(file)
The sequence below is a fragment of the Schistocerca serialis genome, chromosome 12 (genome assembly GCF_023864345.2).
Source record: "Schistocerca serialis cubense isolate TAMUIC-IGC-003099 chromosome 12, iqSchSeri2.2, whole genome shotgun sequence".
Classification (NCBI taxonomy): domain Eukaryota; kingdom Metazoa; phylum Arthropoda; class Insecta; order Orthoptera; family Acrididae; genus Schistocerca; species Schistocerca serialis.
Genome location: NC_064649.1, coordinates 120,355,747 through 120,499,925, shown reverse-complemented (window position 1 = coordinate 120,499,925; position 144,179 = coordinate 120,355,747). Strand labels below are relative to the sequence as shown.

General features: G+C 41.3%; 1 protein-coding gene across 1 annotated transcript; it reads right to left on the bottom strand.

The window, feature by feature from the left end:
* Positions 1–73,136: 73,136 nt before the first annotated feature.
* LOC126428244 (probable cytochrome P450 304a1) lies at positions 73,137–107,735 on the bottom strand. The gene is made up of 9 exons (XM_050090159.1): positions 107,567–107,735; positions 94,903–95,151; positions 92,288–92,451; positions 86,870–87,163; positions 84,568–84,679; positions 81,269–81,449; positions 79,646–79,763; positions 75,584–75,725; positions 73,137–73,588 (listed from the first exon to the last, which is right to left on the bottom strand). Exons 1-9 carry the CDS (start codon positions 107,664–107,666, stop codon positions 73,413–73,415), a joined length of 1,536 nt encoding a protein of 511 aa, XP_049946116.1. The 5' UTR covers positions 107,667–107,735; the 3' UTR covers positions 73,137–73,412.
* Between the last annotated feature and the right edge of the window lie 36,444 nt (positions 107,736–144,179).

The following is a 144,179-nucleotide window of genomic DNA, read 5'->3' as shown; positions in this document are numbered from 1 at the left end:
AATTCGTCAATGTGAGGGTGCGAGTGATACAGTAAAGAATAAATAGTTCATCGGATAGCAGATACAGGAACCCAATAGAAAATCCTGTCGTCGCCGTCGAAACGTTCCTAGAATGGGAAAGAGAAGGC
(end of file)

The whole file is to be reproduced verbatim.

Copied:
The sequence below is a fragment of the Schistocerca serialis genome, chromosome 12 (genome assembly GCF_023864345.2).
Source record: "Schistocerca serialis cubense isolate TAMUIC-IGC-003099 chromosome 12, iqSchSeri2.2, whole genome shotgun sequence".
Classification (NCBI taxonomy): domain Eukaryota; kingdom Metazoa; phylum Arthropoda; class Insecta; order Orthoptera; family Acrididae; genus Schistocerca; species Schistocerca serialis.
Genome location: NC_064649.1, coordinates 120,355,747 through 120,499,925, shown reverse-complemented (window position 1 = coordinate 120,499,925; position 144,179 = coordinate 120,355,747). Strand labels below are relative to the sequence as shown.

General features: G+C 41.3%; 1 protein-coding gene across 1 annotated transcript; it reads right to left on the bottom strand.

The window, feature by feature from the left end:
* Positions 1–73,136: 73,136 nt before the first annotated feature.
* LOC126428244 (probable cytochrome P450 304a1) lies at positions 73,137–107,735 on the bottom strand. The gene is made up of 9 exons (XM_050090159.1): positions 107,567–107,735; positions 94,903–95,151; positions 92,288–92,451; positions 86,870–87,163; positions 84,568–84,679; positions 81,269–81,449; positions 79,646–79,763; positions 75,584–75,725; positions 73,137–73,588 (listed from the first exon to the last, which is right to left on the bottom strand). Exons 1-9 carry the CDS (start codon positions 107,664–107,666, stop codon positions 73,413–73,415), a joined length of 1,536 nt encoding a protein of 511 aa, XP_049946116.1. The 5' UTR covers positions 107,667–107,735; the 3' UTR covers positions 73,137–73,412.
* Between the last annotated feature and the right edge of the window lie 36,444 nt (positions 107,736–144,179).

The following is a 144,179-nucleotide window of genomic DNA, read 5'->3' as shown; positions in this document are numbered from 1 at the left end:
AATTCGTCAATGTGAGGGTGCGAGTGATACAGTAAAGAATAAATAGTTCATCGGATAGCAGATACAGGAACCCAATAGAAAATCCTGTCGTCGCCGTCGAAACGTTCCTAGAATGGGAAAGAGAAGGC